Everything that I know about writing starts with passion. If there is no fire behind the words you are writing, then why are you writing at all? As I began to search for the topic of my story, I knew it had to be something I cared about.
On Oct. 1, 2017, there was a mass shooting that occurred in Las Vegas. Concurrently in my course, Family Health in Communication, we were reading on the topic of mental illness. Over the many different news sources that I read about the shooting, so many articles tried to link the shooter to having a mental illness. This idea instilled a stigma into so many people’s minds that because someone has a mental illness, they could be the reason behind a catastrophic event such as this.
This is where my new passion began.
My initial search of people to interview started with the thought that I needed to educate myself on the topic. And who better than some of the experts in the field, who work with people diagnosed with a mental illness every day. Once I became more educated on the topic I needed to find the reason why people would care.
Pulitzer Prize-winning journalist, Bob Woodward, who spoke at the University of Utah in November 2017, discussed the importance of “plugging into people’s red hot center.” And that was exactly my goal. Within most of my interviews, I was able to locate that red hot center through questions that were difficult to even ask, let alone for my interviewees to answer.
Although I chose a topic that is more sensitive than most, I learned so much throughout each part of the process. I must have listened to each of my recorded interviews about a dozen times. Then I would start dissecting each one to get exactly what I needed from it to start writing. Just to listen to them another dozen times, and rewrite what I had already written. This process was relentless, but completely necessary to get the right story out.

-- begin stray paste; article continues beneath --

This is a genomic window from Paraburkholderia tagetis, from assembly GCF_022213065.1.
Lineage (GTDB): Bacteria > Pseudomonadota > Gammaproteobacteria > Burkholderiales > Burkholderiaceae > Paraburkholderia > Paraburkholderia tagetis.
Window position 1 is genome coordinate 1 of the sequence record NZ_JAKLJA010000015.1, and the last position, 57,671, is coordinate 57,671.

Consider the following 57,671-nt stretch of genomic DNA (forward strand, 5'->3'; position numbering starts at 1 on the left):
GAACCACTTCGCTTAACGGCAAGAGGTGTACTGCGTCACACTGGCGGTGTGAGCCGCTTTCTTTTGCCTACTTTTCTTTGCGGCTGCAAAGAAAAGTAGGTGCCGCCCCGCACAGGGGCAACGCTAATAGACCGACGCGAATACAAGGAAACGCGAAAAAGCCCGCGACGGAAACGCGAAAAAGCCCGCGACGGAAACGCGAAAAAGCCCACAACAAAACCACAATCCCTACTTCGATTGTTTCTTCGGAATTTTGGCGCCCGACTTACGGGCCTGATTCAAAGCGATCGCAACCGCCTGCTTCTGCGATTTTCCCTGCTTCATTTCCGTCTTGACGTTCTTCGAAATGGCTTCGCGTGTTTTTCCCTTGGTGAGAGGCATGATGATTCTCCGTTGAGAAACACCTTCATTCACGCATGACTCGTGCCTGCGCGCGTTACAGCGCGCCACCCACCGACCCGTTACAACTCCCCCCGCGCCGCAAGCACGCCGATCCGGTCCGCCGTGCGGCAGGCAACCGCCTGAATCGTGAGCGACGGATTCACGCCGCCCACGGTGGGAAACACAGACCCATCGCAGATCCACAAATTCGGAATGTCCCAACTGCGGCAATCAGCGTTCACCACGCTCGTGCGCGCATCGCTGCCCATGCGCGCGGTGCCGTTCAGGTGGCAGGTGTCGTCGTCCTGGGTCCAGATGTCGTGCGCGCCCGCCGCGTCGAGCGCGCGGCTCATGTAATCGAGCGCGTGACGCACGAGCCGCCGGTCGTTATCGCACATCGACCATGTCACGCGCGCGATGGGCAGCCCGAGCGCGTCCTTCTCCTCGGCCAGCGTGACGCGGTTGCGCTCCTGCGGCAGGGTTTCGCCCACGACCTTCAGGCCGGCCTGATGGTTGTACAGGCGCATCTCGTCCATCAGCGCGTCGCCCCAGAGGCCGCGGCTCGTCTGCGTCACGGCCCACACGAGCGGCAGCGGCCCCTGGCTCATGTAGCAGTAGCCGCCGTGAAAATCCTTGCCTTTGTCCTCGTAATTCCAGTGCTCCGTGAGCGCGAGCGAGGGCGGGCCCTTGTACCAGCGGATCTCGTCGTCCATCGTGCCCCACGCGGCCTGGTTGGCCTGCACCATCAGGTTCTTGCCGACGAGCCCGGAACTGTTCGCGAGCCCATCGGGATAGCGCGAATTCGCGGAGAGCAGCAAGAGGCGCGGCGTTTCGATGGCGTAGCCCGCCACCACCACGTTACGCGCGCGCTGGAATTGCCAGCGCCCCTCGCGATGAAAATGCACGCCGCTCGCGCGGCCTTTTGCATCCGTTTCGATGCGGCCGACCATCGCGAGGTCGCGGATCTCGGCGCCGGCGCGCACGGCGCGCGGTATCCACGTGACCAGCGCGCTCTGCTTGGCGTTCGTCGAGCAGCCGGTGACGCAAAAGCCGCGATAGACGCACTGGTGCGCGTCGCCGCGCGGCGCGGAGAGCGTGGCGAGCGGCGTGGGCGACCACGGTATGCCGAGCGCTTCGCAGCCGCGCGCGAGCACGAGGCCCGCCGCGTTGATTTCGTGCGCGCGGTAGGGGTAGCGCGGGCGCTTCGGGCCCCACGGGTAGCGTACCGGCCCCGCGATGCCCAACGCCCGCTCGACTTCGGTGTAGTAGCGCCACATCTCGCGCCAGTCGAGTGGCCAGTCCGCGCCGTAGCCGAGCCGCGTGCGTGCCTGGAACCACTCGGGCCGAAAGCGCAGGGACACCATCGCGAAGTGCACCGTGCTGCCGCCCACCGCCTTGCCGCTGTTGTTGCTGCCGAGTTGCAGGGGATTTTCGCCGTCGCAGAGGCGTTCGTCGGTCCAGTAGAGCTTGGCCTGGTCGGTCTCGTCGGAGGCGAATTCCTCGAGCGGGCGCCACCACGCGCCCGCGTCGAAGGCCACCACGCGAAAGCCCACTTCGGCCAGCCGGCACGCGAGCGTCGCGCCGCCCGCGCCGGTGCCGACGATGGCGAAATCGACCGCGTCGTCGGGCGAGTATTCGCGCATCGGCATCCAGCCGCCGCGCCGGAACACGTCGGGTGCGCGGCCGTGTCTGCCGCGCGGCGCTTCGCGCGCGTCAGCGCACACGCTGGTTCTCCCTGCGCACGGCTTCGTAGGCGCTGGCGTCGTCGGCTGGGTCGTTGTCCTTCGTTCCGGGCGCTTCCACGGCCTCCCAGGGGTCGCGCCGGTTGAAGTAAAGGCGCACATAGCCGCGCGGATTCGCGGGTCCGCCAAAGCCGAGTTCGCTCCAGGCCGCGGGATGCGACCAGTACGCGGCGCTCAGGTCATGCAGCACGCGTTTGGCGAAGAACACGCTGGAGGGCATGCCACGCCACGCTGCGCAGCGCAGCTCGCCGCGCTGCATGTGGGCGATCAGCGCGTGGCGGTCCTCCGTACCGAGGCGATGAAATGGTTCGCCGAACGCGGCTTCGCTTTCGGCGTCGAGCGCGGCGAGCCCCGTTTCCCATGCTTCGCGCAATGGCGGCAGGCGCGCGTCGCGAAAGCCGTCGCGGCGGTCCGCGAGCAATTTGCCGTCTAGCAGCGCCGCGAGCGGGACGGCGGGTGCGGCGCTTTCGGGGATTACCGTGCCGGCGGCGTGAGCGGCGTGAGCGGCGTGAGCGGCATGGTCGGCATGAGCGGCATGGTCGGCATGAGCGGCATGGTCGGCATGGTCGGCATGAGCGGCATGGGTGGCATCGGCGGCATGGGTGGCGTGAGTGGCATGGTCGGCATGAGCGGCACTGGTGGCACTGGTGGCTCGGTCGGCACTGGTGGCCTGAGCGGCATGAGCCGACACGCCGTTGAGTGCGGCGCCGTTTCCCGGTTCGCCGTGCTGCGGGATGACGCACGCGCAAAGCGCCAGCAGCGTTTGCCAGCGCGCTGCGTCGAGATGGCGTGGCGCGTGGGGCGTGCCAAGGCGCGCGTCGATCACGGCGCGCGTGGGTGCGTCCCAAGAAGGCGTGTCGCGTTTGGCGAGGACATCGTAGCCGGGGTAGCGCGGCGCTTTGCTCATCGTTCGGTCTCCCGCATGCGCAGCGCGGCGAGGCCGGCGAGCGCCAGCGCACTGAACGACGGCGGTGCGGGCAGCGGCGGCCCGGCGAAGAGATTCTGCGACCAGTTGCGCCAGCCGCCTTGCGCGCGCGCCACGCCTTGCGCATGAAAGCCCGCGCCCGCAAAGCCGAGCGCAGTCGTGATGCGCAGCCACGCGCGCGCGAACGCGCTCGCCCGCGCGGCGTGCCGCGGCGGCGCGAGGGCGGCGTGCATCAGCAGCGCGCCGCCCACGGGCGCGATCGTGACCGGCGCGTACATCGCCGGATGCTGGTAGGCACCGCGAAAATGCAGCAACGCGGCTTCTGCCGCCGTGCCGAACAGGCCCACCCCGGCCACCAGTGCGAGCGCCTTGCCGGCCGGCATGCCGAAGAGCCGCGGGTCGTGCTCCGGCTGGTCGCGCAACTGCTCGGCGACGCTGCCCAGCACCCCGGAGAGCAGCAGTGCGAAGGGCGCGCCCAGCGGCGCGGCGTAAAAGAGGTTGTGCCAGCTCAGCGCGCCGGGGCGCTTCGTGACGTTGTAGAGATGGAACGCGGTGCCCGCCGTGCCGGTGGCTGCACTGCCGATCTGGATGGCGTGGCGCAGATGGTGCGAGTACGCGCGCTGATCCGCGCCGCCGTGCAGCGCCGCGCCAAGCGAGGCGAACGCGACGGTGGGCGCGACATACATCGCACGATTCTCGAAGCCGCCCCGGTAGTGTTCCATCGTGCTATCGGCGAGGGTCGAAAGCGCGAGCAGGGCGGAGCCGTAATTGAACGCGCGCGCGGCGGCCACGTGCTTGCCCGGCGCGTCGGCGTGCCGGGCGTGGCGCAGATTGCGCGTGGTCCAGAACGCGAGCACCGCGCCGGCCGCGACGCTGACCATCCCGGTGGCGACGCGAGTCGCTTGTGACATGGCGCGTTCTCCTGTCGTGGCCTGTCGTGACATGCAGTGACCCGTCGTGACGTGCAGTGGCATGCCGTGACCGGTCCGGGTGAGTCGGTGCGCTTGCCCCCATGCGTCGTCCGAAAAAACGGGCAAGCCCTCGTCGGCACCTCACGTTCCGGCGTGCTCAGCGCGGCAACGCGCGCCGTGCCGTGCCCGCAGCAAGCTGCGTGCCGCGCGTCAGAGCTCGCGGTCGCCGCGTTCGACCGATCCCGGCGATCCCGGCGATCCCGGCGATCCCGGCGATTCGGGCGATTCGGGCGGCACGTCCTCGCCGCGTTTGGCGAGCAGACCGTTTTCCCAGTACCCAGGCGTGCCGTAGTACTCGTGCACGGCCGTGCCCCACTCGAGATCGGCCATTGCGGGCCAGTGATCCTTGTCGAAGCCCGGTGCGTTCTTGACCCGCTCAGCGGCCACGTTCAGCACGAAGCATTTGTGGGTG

The main thing that I really took from this class was that no matter what you’re writing about, you have to find that passion. If there is no fire behind the words you’re writing, you won’t give readers a reason to care. Although interviewing people may be difficult, if you show that you care through your questions, you’ll be able to plug into their red hot center. By doing this, you will get the answers you need, and most importantly — your story will mean something.
Savannah moved to Salt Lake City in 2015 with a goal to finish her bachelor’s degree at a university. She was born and raised in San Jose, California, and although she was comfortable living in beautiful weather and close to family, she knew that she had to leave home to figure out life for herself.
Savannah began playing softball when she was 10, and made it her passion for the next 11 years. She played year-round on competitive traveling teams, and loved every second of it. But softball was more than just an outlet, it taught her many life lessons that she still incorporates in her life today.
Staying busy has always been a lifestyle for Savannah. Excelling in school, while working multiple jobs and playing collegiate softball all at the same time, allowed her to figure out the kind of person she is — busy.
Although playing softball at a four-year college didn’t end up being in Savannah’s future, finishing school at the University of Utah is.
Attending junior college allowed Savannah to save a lot of money when it came to school. However, transferring to the U this semester, has been the greatest experience she has been a part of since her move to Utah.
Savannah expects to graduate in December 2018, with a Bachelor of Science in Communication with an emphasis in strategic communication. She is not completely sure of what career path she will take after achieving her degree, but has a few ideas in mind.
Her passion for sports and what it can do for a person’s life has always struck her interest. Being able to have a career that involves constantly staying busy, as well as incorporating her passion of sports (sports journalism?), is the next goal she is striving to accomplish.